Night Aire: I may be crazy, but I take pleasure in sleeping without the AC
Air swirls over my toes, dances on my chest, and sings softly to the planes of my face. I’m on my back, the ceiling fan moving the night air that comes through the open windows. I’m in heaven.
No more claustrophobic, bound-up airless room. In winter in the Midwest, it’s a necessity to have the periodic blasts of furnace hot air to keep the room at 58 while we pile ourselves with blankets. But spring and summer are throw-off-the-covers break-out times—throw open the window, crank out the glass, — live green, live economical, sleep with the windows open.
It’s spa-like, truly. The ingredient: night air. Often it’s moist and cool; sometimes it quivers and shimmers with cricket sound and tree frog sound; or the neighbor’s dog bark, which rises out of the stillness—that’s okay when the bark summons up the childhood echoes of distance from danger, protection, guardianship; it’s not acceptable if the bark is just annoying persistence.
Sometimes there’s rain, the splash and droplet-dance of water which quiets the crickets and fills up the night as it taps on metal chimneys or window glass, dampening and cooling the air as the wind in the water rises and falls.
And night air awakens memories. Use them to ride slowly and inevitably into sleep—the iconic spring night when the room’s shades bloomed with blue moon shadows and a man or a woman grabbed a hand and asked for your love always;
or when carefully moving your baby-filled belly in sleep, the cramping and pain woke you to night air and the dawning of the day of your child’s birth;
or alone in your car you rushed into the sultry navy-blue night, pushing ahead of traffic lines or wandering country lanes—the freedom of wheels singing on pavement, open windows calling you forward.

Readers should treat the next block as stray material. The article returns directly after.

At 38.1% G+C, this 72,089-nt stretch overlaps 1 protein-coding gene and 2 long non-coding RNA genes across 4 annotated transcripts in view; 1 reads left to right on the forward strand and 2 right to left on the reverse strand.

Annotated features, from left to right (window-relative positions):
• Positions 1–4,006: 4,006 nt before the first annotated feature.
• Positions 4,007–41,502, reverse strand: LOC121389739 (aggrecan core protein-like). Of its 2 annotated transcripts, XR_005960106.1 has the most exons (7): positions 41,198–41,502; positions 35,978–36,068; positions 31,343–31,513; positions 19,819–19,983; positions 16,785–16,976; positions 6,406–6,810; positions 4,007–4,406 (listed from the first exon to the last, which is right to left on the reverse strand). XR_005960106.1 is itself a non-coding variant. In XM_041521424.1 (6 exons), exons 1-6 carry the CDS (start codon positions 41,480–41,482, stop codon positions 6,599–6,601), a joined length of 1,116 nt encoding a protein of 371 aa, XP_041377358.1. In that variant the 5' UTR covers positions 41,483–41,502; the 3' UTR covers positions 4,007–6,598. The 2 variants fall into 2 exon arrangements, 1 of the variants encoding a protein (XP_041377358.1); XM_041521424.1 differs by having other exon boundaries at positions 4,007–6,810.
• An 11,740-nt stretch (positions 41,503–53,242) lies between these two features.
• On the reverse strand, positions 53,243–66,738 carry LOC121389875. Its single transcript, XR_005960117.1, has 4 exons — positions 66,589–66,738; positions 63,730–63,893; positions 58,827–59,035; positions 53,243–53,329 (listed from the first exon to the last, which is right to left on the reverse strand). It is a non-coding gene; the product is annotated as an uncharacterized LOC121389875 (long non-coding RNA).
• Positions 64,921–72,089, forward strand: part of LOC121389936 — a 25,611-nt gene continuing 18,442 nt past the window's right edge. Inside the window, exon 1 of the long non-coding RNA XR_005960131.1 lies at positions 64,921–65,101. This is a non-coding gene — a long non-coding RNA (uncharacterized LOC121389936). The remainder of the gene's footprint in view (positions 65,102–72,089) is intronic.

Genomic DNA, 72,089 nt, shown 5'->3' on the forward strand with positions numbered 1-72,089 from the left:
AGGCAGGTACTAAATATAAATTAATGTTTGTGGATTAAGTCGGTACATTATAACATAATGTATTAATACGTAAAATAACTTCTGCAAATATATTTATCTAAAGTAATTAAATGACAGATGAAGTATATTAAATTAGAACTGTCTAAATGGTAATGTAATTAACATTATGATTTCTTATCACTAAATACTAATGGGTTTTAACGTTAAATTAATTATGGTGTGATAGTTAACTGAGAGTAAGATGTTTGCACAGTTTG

If the mercury rises above 92 and the humidity is high, the windows have to close and back on goes the AC. We are fortunate to have it. Many nights I slept up against the window sill of my childhood home, breathing in a heat-heavy night, stripped down to underwear, unable to drift off because of laughter from the porch across the street or footsteps crunching in the gravel of the alley or love-talk from two strollers floating up to me from the sidewalk. Cool closed-up atmospheres are sleep inducing, but the electric bill is a drag and I become disconnected from the natural world and its summer rituals and thrills.
Is the bard-owl hooting? How intense are the crickets tonight? In my near-woods backyard the creatures of the night—cats, possum, raccoons, mice, frogs, owls, even an occasional fox—fill up my territory and sometimes things on the deck crash or the small water fountain runs out of water. The beasts get thirsty in the night.
Night air is enticing and seductive, cooling the body, the sheets but not the urge to pull someone close to you. So throw open the windows, shut down the AC—tonight you’ll be lulled to sleep by the song of night air.
Thanks to Google Images